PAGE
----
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Women, doctors largely in sync on health concerns

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Australian women are most worried about gaining weight, but their doctors think they are more concerned about their mental health, a new study has found.

Overall, however, health professionals are pretty much in touch with their female patients, the Women’s Health Survey found.

The Jean Hailes group surveyed 3035 women, average age 48, and 20 health practitioners between February and May 2016. The health practitioners included GPs, nurses, naturopaths, and community and allied health services.

Overall, the women rated their health as good or very good.

On average, they visited their doctor three to five times a year, and felt confident asking their doctor questions and discussing health issues and concerns.

They undertook regular health checks, including pap smears, breast screening, and bowel screening, but not sexual health screening for STIs.

The top five health concerns nominated by the women participants were:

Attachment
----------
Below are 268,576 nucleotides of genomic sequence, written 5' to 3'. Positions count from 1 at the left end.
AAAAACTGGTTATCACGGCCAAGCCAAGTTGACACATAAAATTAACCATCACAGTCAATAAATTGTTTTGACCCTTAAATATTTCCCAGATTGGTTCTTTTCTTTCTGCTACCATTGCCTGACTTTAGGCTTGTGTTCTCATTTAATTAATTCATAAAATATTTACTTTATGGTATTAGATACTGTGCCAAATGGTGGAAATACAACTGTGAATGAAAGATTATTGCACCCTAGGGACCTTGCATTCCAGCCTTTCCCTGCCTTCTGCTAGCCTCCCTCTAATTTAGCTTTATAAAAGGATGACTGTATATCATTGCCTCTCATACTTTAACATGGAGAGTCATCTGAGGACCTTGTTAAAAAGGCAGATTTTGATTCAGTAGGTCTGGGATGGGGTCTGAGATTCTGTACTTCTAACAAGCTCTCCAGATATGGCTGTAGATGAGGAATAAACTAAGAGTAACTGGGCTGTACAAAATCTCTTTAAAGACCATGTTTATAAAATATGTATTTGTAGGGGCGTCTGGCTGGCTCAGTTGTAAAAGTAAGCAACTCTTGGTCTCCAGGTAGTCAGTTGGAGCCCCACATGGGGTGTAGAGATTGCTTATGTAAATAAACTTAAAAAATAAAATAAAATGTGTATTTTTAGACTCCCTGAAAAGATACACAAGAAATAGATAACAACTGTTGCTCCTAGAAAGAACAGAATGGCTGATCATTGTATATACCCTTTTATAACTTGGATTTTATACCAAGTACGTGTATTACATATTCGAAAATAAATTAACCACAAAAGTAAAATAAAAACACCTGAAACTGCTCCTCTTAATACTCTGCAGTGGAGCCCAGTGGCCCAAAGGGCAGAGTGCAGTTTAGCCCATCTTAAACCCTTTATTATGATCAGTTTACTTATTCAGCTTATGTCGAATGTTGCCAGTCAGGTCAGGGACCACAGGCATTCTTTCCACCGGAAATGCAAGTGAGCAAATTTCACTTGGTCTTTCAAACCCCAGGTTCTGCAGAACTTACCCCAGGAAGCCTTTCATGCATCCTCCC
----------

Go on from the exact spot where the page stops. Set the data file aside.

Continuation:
• Weight management, and specifically weight gain (23 per cent)
  • Cancer, including breast, ovarian, and skin cancer (17 per cent)
  • Mental and emotional health, particularly anxiety and depression (15 per cent)
  • Menopause (9 per cent), and
  • Chronic pain (8 per cent).

Asked to nominate what most concerned their female patients, the health practitioners listed:

  • Mental and emotional health (28 per cent)
  • Menopause (27 per cent)
  • Weight (25 per cent)
  • Breast cancer (17 per cent), and
  • Fertility (16 per cent).

Nearly half of all women surveyed said they wanted more information on healthy eating and nutrition, anxiety and worry, and weight management.

Interestingly, four in five of the health professionals said their patients needed more information on vulval irritation and painful sex, yet very few women surveyed reported needing more information on these topics.

The women were most likely to get their health information from health professionals, followed by internet searches. They rated information from commercial organisations and social media as the least trustworthy.

More than 70 per cent of women rated their health as good or very good, and 93 per cent agreed with the statement that “good health is one of the most important things in my life”.

The survey is conducted each year to identify gaps in health information, understand future health needs, and identify trends in women’s health behaviours.

Maria Hawthorne